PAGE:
Help on PCR cloning
hroychow at NMSU.EDU
Tue Dec 10 11:14:02 EST 1996
At 06:25 PM 12/9/96 -0800, Ramanujam Raman wrote:
>I am trying to clone a piece of promoter region using Linker PCR. It is a
>700 bp fragment from a larger piece in BSKS. I made PCR primers that
>would just give me this 700 bp fragment. Both primers have linkers that
>includes the four base in the sequence GGCC followed by a restriction site
>sequence and then the actual primer sequence. The forward primer includes
>a HInd III site and the reverse primer includes a Bam HI site.
>So far I get no colonies or only very few colonies that happens to be WT.
>I use insert to vector ratio of 4 or 5:1. Has anybody out there tried PCR
>cloning successfully and if so, does any of the above step seems odd or
>inhibitory in any way to the cloning process? Is it okay to clean the PCR
>product by Phenol-CHCl3? Is it okay to use glycogen to precipiate the
>product? Given the fact that there are 4 bases beyond the restriction
>site, does either Hind III or Bam HI inefficient in digesting at ends? I
>would appreciate any help with respect to the above. Please email your
>replies to my email address. Thanking you in advance,
Cloning of PCR products is a routine thing in our lab. I personally use either of the two methods: 1. pGEMT vector or 2. Blunted vector.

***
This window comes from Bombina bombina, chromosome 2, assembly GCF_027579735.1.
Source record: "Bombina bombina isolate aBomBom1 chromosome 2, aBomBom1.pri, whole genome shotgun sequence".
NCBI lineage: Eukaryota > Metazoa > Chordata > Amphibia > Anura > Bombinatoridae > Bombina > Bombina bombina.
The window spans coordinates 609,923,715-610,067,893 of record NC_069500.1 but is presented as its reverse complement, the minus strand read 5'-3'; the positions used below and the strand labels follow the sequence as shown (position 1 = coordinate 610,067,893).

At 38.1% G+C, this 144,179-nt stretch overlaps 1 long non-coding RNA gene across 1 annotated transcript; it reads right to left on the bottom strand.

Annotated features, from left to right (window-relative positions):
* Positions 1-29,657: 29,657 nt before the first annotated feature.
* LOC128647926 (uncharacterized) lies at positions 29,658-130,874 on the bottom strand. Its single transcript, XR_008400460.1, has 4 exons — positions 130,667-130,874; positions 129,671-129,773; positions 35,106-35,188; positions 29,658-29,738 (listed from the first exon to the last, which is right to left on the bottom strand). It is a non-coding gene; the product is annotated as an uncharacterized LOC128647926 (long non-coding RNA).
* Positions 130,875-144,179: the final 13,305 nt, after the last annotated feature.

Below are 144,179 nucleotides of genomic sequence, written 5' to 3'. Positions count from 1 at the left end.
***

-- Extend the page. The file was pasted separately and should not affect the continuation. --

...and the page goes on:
If you do not want to use TA cloning strategy, upon completion of the PCR, simply polish the ends of the products by incubating the PCR reaction mix with *extra dNTPs* (about a 5-10pmol) and an unit of Klenow for 15 min at 37 C. Then run the entire reaction on agarose gel (at a preparative scale), recover the PCR product(s) from it (using any of the number of methods available) and into dH2O or TE8. Use that in a ligation reaction involving a blunt-cut vector (eg. SmaI-digested pGEM3, pUC18/19 etc.). You can recover your insert after that using the built in sites.
The pitfall in not obtaining the pCR products from a gel is that there will always be a molar excess of the primers left over from the reaction and there would be the so-called 'primer-dimers' that would interfere with ligation.
Dr. Hiranya Sankar Roychowdhury
Plant Genetic Engineering Lab.
New Mexico State University
Las Cruces, NM 88003
Ph. (505) 646-5785
hroychow at nmsu.edu
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